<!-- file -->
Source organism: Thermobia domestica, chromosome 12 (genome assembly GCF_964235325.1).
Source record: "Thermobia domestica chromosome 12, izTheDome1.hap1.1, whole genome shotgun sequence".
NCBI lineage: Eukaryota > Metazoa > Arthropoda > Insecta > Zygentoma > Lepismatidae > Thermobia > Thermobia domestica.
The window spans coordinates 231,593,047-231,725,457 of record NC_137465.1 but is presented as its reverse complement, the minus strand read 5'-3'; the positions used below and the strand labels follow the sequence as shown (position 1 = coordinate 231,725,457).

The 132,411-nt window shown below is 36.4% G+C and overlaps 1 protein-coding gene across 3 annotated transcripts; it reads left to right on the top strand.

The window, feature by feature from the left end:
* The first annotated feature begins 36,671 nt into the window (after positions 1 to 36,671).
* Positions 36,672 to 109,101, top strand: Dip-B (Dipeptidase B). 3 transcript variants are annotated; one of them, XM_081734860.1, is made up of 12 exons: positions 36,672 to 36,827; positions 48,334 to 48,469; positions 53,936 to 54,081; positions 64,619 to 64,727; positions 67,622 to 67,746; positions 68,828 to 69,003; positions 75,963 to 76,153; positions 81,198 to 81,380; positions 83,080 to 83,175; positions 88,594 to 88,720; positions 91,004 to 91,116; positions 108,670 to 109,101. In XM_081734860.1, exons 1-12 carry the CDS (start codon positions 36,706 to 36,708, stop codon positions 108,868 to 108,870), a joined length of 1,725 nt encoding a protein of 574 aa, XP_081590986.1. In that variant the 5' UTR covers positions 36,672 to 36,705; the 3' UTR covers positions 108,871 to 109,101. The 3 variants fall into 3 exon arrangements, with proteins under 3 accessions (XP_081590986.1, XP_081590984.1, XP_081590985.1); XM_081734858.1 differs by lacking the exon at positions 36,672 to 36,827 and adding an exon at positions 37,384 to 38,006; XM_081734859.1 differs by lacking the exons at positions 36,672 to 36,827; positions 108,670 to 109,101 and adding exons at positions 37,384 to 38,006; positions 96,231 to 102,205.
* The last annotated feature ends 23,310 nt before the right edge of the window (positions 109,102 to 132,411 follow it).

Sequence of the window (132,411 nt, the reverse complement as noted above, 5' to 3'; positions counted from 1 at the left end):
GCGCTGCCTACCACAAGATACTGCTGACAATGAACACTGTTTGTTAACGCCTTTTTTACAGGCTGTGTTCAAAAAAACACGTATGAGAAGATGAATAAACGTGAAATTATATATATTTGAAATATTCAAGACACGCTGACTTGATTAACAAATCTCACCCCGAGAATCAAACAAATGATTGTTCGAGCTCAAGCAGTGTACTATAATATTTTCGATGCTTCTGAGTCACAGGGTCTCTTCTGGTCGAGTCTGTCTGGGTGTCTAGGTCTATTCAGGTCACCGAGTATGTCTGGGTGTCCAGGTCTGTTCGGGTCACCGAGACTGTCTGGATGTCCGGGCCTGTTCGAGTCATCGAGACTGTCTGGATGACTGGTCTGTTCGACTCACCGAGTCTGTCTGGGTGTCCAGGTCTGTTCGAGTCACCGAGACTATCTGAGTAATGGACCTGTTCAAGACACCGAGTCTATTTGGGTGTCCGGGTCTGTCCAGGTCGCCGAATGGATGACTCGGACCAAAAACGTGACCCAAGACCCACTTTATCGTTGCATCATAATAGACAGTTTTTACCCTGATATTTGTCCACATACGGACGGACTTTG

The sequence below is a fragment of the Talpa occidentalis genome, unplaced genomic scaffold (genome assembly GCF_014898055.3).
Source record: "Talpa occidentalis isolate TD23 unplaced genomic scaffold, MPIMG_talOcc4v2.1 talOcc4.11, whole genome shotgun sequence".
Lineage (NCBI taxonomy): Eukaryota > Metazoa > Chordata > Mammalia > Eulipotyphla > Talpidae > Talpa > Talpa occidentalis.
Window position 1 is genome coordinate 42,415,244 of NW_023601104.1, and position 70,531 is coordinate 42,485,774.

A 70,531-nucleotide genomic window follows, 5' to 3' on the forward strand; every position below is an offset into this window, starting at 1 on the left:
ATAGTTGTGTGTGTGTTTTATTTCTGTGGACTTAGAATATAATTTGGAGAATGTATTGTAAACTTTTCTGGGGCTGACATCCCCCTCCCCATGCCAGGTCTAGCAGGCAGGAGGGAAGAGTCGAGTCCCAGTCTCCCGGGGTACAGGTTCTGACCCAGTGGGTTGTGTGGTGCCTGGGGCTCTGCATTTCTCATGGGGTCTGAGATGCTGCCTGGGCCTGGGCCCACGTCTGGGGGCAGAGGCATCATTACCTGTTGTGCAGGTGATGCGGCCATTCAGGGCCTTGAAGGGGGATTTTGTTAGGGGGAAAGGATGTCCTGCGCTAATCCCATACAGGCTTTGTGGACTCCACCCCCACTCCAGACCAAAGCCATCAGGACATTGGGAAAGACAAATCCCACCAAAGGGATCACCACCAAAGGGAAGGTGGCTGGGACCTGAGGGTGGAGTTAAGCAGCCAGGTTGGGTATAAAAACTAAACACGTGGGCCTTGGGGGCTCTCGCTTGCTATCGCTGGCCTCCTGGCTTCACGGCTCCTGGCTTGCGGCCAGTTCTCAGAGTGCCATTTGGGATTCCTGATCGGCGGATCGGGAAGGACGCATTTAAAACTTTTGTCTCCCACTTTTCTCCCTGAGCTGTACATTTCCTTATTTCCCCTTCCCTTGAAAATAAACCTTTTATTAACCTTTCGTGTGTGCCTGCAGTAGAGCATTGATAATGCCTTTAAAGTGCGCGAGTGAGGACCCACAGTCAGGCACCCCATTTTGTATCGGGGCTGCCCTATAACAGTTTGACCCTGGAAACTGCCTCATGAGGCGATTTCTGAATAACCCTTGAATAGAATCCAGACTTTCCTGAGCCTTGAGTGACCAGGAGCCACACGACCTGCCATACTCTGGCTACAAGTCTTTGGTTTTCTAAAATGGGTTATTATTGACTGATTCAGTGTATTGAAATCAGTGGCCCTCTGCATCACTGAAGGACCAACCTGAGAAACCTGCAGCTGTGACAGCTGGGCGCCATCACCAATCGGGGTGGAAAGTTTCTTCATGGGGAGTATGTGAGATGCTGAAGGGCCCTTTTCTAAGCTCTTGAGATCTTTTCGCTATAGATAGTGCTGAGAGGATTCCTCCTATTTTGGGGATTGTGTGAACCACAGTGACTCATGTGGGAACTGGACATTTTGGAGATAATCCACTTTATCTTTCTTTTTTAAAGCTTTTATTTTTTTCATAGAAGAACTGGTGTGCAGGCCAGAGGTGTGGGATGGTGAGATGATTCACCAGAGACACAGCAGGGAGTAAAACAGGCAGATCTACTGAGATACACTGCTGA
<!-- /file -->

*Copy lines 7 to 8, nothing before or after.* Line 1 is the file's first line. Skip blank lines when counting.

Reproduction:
* The first annotated feature begins 36,671 nt into the window (after positions 1 to 36,671).
* Positions 36,672 to 109,101, top strand: Dip-B (Dipeptidase B). 3 transcript variants are annotated; one of them, XM_081734860.1, is made up of 12 exons: positions 36,672 to 36,827; positions 48,334 to 48,469; positions 53,936 to 54,081; positions 64,619 to 64,727; positions 67,622 to 67,746; positions 68,828 to 69,003; positions 75,963 to 76,153; positions 81,198 to 81,380; positions 83,080 to 83,175; positions 88,594 to 88,720; positions 91,004 to 91,116; positions 108,670 to 109,101. In XM_081734860.1, exons 1-12 carry the CDS (start codon positions 36,706 to 36,708, stop codon positions 108,868 to 108,870), a joined length of 1,725 nt encoding a protein of 574 aa, XP_081590986.1. In that variant the 5' UTR covers positions 36,672 to 36,705; the 3' UTR covers positions 108,871 to 109,101. The 3 variants fall into 3 exon arrangements, with proteins under 3 accessions (XP_081590986.1, XP_081590984.1, XP_081590985.1); XM_081734858.1 differs by lacking the exon at positions 36,672 to 36,827 and adding an exon at positions 37,384 to 38,006; XM_081734859.1 differs by lacking the exons at positions 36,672 to 36,827; positions 108,670 to 109,101 and adding exons at positions 37,384 to 38,006; positions 96,231 to 102,205.